CUSP, Open Psychology Research Centre, Political Psychology

Opening Psychology Launch highlights 4 – Political Psychology presentations

The launch programme for the School’s new research centre will feature online political psychology research presentations from Dr Sandra Obradovic and Dr Kesi Mahendran. Hold these dates!

Attend the whole launch programme or select the events that interest you. Registration is free and now open on this link

Open Psychology Research Centre website: 

Thursday 1st July


Dr Sandra Obradovic      

Past, Present and Future: How We Use History to Make Sense of Politics 

References to history seem to become more and more commonplace within political rhetoric. Golden eras, better days and the romanticization of history sits uncomfortably with the rising criticism of how historical figures, statues, street names and commemorations paint a particular version of history that disregards the negative acts and events of ‘our’ country. Both of these trends point to a broader phenomenon, that how we think about history, and how we use history in the present, is an active process that is equally informed by selective remembering and forgetting. Drawing on data from Serbia, the UK and the US, I will discuss the different ways in which history is actively and strategically used by both politicians and citizens to make sense of politics in the present, in an effort to either support change or maintain a threatened status quo. Ultimately, I will argue for how the politicization of history offers one avenue through which we can examine how group identities, boundaries and their relationships become manifest.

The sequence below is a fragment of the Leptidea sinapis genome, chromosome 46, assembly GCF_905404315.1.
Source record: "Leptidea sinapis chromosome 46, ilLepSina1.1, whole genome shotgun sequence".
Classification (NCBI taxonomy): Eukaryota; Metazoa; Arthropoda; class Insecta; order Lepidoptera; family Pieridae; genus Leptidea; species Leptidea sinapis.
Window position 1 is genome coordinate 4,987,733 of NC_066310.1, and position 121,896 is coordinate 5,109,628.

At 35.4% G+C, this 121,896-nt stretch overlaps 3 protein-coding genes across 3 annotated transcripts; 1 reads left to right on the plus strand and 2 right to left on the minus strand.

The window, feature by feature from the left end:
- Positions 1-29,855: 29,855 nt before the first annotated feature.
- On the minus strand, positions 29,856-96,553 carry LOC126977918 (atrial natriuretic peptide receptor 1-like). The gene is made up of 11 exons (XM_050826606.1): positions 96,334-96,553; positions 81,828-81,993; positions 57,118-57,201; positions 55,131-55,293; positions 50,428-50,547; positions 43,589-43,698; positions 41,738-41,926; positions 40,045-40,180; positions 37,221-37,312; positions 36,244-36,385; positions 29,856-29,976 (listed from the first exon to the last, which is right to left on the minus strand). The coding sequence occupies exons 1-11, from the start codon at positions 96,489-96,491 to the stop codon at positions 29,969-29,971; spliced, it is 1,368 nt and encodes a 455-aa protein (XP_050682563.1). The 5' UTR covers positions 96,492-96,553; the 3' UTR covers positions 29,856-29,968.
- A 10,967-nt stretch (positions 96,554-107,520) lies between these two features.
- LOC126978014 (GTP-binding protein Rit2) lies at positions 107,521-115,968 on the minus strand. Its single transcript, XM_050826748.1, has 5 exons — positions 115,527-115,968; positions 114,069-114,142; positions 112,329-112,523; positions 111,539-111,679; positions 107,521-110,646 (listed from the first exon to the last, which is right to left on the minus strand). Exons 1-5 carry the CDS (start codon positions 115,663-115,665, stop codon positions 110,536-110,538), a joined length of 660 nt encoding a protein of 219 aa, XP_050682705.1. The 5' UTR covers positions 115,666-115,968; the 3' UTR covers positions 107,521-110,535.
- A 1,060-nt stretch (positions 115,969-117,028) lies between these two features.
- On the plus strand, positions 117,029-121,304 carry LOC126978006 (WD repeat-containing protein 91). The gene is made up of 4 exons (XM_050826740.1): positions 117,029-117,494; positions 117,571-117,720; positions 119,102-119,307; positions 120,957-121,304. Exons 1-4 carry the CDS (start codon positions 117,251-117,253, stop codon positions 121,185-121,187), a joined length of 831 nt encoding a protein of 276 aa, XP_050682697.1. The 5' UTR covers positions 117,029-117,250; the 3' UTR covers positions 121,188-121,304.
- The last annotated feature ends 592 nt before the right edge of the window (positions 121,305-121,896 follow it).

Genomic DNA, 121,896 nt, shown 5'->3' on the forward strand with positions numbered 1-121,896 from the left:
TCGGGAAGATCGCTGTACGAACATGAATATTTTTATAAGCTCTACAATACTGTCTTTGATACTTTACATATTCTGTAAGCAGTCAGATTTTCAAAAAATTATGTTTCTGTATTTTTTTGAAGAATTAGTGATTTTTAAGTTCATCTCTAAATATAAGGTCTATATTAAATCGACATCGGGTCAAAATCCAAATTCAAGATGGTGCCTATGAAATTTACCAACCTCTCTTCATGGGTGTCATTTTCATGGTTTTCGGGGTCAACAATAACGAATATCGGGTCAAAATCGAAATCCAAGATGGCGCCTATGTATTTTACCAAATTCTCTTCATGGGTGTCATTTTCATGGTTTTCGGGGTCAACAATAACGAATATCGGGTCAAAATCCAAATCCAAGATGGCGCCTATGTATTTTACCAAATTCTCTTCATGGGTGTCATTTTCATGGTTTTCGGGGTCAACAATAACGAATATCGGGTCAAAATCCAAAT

Dr Kesi Mahendran 

Can the Public Rule the World? From Personal Narratives to Transglobal Public Dialogue on Human Mobility 

A central tenet of political psychology is that soliciting personal biographical narratives enables access to political narratives as the basis of larger collective change. In this regard political psychology, irrespective of method, locates itself within an emancipatory and transformatory paradigm. Here micro-narratives are interplayed with macro-political narratives within the stories that are told, not least the story psychology tells about itself. This talk foregrounds the importance of micro/macro interplay by introducing the work of new Public Dialogue Psychology Collaboratory (PDPC). Within PDPC citizens, rather than provide biographical accounts, are brought into direct dialogue with political narratives on sovereignty, freedom of movement, European/global citizenship and multilateralism. They are invited to rule the world and make decisions about its future. 

During the post-pandemic period, freedom of movement is likely to become totemic of both securitized re-bordering processes and citizen’s sense of recovery. The post-pandemic period is likely to intensify polarisation between protectionist nationalist and transglobal narratives. This talk which explores how citizens choose to rule the world celebrates the launch of the Open Psychology Research Centre. It explores psychological developments in transglobal consciousness which we propose can be understood as a growing sense of pandemicality. 

Read about Sandra Obradovic here:

Read about Kesi Mahendran here:

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